at the Lake Biwa Museum, Japan
Robin James Smith
Seas and oceans. Ostracods live in the seas and oceans throughout the world, from the deep through to the shorelines, coral reefs, sea mounts and on many types of sediments, from gravels to mud. They can be found at all latitudes, from the tropics to the polar regions.
Most species are found living on the bottom, but some species are planktonic.
Photo: The English Channel, UK
Marine coastlines. Ostracods are common along coasts, in inter-tidal zones, rock pools and between the sand grains of beaches.
Many species of ostracods are associated with particular types of seaweeds.
Photo: The coast of Brittany, France
Brackish salt marshes and estuaries. Ostracods tend to be low diversity in brackish waters, such as in estuaries and salt marshes, but they can be very abundant.
There are some freshwater and marine species that can tolerate brackish water conditions, but other species are mainly or only found in brackish habitats.
Photo: Salt marshes, British Columbia, Canada
Lakes and ponds. Of the estimated 304 million natural lakes in the world (Downing et al. 2006), the vast majority are home to ostracods.
Photo: Spirit Lake, Haida Gwaii, Canada
Ancient lakes. Although rare globally, ancient lakes are home to 25% of all non-marine ostracod species. Many of these species are endemic (Martens & Savatenalinton 2011).
Photo: The ancient Lake Orhid, Macedonia / Albania
Artificial lakes, ponds and reservoirs. Due to their desiccant resistant eggs, many species of ostracods rapidly colonize artificial water bodies.
Photo: An artificial pond, Kusatsu, Japan
Rivers. In slow flowing rivers and streams ostracods can be abundant on and in the substrate and amongst water weeds.
In faster flowing rivers ostracods tend to live interstitially, i.e. in the spaces and gaps between sediment grains of the river bed and in gravel banks lining the rivers.
Photo: A river, Shiga Prefecture, Japan
Channels, ditches. Artificial channels and ditches are often colonized by ostracods. Even small drainage ditches along the edges of roads can be home to ostracods.
Photo: An artificial channel, Kanazawa, Japan
Rice fields. Rice fields are a major habitat for freshwater ostracods, and often ostracods are the most abundant animal group in such habitats. They can reach very high densities and influence the growth of the rice, both in positive and negative ways.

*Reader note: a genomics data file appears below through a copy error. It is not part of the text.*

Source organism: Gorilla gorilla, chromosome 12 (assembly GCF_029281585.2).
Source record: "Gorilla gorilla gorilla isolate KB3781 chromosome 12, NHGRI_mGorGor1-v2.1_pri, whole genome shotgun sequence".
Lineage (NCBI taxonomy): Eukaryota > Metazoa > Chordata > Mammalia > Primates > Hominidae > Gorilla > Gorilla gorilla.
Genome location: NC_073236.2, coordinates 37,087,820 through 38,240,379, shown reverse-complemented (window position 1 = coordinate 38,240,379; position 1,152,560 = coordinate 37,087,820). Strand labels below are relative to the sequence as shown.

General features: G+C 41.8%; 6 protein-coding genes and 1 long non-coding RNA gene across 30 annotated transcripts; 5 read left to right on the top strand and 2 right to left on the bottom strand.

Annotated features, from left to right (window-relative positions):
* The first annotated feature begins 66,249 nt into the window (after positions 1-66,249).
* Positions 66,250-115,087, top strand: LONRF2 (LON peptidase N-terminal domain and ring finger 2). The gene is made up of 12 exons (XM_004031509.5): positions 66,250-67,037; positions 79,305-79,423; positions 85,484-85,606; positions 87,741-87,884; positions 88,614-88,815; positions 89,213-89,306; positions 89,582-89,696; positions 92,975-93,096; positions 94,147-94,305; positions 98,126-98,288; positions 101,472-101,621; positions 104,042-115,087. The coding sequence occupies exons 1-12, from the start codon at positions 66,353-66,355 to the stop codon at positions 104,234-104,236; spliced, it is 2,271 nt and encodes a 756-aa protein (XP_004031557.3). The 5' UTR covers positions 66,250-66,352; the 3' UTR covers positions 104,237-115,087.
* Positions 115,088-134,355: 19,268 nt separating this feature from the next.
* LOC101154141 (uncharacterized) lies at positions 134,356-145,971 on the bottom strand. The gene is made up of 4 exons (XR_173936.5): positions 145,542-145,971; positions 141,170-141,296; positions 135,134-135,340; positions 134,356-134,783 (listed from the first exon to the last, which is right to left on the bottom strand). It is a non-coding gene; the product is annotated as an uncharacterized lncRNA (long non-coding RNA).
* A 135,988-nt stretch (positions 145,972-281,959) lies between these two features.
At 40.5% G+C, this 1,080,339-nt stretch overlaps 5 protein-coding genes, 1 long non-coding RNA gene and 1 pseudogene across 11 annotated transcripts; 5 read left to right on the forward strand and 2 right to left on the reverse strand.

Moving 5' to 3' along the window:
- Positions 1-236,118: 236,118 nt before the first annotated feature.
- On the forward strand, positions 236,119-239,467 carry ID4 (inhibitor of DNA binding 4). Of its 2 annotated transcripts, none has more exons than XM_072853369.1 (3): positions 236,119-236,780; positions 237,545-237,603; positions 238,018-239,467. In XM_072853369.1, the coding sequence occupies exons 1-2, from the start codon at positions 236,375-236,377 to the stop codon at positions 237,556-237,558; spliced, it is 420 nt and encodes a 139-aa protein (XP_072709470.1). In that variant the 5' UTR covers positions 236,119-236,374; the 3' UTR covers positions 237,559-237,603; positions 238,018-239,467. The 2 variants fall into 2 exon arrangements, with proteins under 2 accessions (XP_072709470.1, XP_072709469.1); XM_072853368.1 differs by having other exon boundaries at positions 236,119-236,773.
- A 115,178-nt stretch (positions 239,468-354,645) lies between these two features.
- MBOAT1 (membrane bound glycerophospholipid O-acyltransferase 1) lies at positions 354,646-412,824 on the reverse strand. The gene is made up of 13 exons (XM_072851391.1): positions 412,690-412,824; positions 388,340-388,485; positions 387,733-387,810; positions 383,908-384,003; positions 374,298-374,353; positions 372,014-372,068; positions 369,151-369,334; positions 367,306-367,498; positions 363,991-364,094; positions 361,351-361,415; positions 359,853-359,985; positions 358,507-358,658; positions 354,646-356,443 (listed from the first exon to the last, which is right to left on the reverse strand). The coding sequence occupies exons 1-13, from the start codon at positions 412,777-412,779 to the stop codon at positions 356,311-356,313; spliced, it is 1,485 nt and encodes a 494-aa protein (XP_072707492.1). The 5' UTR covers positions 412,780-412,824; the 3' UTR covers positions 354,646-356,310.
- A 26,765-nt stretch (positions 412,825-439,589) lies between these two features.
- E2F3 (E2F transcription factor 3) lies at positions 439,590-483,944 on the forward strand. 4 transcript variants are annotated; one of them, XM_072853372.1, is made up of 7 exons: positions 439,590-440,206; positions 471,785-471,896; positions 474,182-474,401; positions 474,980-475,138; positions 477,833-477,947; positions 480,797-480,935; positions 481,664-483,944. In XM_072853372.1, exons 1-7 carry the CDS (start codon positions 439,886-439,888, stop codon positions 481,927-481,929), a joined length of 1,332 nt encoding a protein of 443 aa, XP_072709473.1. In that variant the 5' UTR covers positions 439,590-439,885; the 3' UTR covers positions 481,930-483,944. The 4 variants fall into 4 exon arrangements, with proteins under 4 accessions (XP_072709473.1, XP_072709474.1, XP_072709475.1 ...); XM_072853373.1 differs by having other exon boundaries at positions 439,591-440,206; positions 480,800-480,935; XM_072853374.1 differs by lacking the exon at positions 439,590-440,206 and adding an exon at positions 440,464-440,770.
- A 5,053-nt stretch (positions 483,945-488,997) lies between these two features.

Many species of ostracods in rice fields, especially in Europe, are probably invasive, accidentally transported on farm machinery and rice plants. From rice fields they are able to colonize surrounding natural habitats (Valls et al. 2014).
Photo: Rice field, Shiga Prefecture, Japan
Wet leaf litter. Some ostracod species can utilize very small drops of water, and films of water in leaf litter and soils.
If moisture levels decrease too much, ostracods can enter a torpid state by tightly closing their carapaces. One species has been reported to survive over a year in soil with 4 to 5% water content this way (Horne 1993).
Photo: Wet leaf litter, Kanazawa, Japan
Springs and seeps. The discharges of small springs and seeps can harbour a diverse ostracod fauna. Some species are strongly related to such habitats, although can occasionally be found in other habitats too.
Photo: A spring, British Columbia, Canada
Caves. Ostracods can be found in cave systems, but diversity and abundance tend to be low. Sometimes typical surface-dwelling species opportunistically colonize caves, but there are a small number of species that are only known from such habitats.
In 2012 an ostracod species was discovered in a cave in South Korea that belonged to a genus thought to be extinct since the Eocene. It appears that this lineage moved from lake environments to caves at some point in the past (Smith et al. 2012).
Photo: A cave, Korea
Groundwater. The often vast and unseen groundwater habitats harbour diverse ostracod faunas. The groundwater fauna is very different to the species living in surface water bodies, with many species and genera only known from these habitats (e.g. Smith 2011). Many groundwater species are endemic to small regions.
Access to groundwater is limited to wells and boreholes, which means that sampling these habitats is restricted. Because of this, groundwater ostracod faunas are still poorly known in most parts of the world.
Photo: A well, Shiga Prefecture, Japan
ReferencesDowning, J. A. et al. 2006. The global abundance and size distribution of lakes, ponds, and impoundments. Limnology and Oceanography, 51, 2388-2397.
Horne, F. R. 1993. Survival strategy to escape desiccation in a freshwater ostracod. Crustaceana, 65, 53-61.
Smith, R. J. 2011. Groundwater, spring and interstitial Ostracoda (Crustacea) from Shiga Prefecture, Japan, including descriptions of three new species and one new genus. Zootaxa, 3140, 15-37.
Smith, R. J., Lee, J., Choi, Y. G., Chang, C. Y. & Colin, J-P. 2012. A Recent species of Frambocythere Colin, 1980 (Ostracoda, Crustacea) from a cave in South Korea; the first extant representative of a genus thought extinct since the Eocene. Journal of Micropalaeontology, 31, 131-138.
Valls L, Rueda J, Mesquita-Joanes F, 2014. Rice fields as facilitators of freshwater invasions in protected wetlands: the case of Ostracoda (Crustacea) in the Albufera Natural Park (E Spain). Zoological Studies, 53, 1-10.